Four major patterns of offence behaviour have been identified within those who are sexually attracted to children: seduction, introverted, sadistic and diverse.

We have child sex offenders who target:

  • same-sex victims,
  • opposite sex victims,
  • strangers,
  • someone they have only met on a few occasions,
  • or family members.

It is important to remember that nearly 90% of children sexually abused KNOW their attacker. Less than 10% of children sexually abused are abused by a stranger. It is most often a family member, a neighbor or someone known to the child.

The most dangerous to the community and MOST likely to re-offend statistically are those child sex offenders who target:

  • boys
  • under the age of 5 years
  • who are strangers to them

It is also important to remember that statistics deal with “bell curve” analysis and there are always “outliers” those people (or offenders in this instance) who do not fit the bell curve and are anomalies.

However, within the bell curve the 70–80% projectile is what we are talking about concerning reoffending.

Each assault case, of course, is unique and has to have its unique circumstances taken into account.

The American Psychiatric Association (APA) says only people aged 16 or older can be classified as paedophiles. There must also be an age gap of five years or more between the subject and the children they are attracted to.

Treatment For Sex Offenders

Within those offenders I saw on probation and parole who were sexual offenders, the way to assist them was to help them identify those factors in their life that provided stability and support, and help keep those stable.

Referring them to other agencies and counseling services in the areas they needed extra support in, and helping them identify ways to strengthen these supportive factors were all ways that assistance and monitoring occurred.

It was always a two-hat process. Monitoring the risk of reoffending, and assisting rehabilitation.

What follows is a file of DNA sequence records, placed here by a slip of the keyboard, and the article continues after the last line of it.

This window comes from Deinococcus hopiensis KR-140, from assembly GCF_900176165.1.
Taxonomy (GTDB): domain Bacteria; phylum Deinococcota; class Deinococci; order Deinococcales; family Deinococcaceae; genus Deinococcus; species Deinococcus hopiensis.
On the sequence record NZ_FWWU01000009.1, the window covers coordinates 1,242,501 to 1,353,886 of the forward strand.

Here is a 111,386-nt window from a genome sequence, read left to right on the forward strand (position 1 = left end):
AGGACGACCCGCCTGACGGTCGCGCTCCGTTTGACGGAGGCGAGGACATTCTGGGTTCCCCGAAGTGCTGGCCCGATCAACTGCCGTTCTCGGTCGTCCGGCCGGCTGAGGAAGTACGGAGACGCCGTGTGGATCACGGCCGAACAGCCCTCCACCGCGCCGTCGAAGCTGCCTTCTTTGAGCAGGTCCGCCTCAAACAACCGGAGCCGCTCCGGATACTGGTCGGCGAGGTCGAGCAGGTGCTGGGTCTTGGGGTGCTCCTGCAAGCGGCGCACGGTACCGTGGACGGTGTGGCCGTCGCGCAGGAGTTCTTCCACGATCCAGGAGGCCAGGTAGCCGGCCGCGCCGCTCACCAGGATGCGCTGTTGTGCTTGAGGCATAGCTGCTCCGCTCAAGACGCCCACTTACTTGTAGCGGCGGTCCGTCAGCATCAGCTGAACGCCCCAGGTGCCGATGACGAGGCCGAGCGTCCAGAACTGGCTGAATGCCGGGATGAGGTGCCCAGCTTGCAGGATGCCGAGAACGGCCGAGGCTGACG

Circles of Support and Accountability (CoSa) is a proven method of support for assisting sexual offenders who wish to rehabilitate and not re-offend. Evaluations of offenders who had support given in this way showed up to 70% statistically significant reductions in reoffending amongst them. There are limitations in the study results to date, given the limited number of countries and programs operating.

The only way for sex offenders to have reduced risks of reoffending (besides incarceration) is to have proven treatment methods funded, and provide support for those who seek treatment before offending.

Providing treatment options for those who recognize they are sexually attracted to a child and wish to get treatment before they act on the impulse is important but rare to find.

The Dunkelfeld project in Germany aims to allow people who feel they may offend access to professional mental health treatment and attempts to modify their behaviour.
The Charité’s institute for sexual medicine has been running the program for a decade. It has developed since 2011 into a nationwide program called “don’t offend.”
Statistics gathered by the Charité’s therapists indicate that, of 440 paedophile patients they have so far treated, the average age is 37, 71% are employed, 39% are in relationships, while 36% are the caregivers for one or more children. They are almost always male. “We have been contacted by 17 women in the last decade.
The Christian Democratic Party (CDP) in Germany is supportive of the program. The CDU argued that the best protection for children “would be for people with a paedophilic disposition (of whom it is estimated there are around 250,000 in Germany) not to become offenders in the first place.”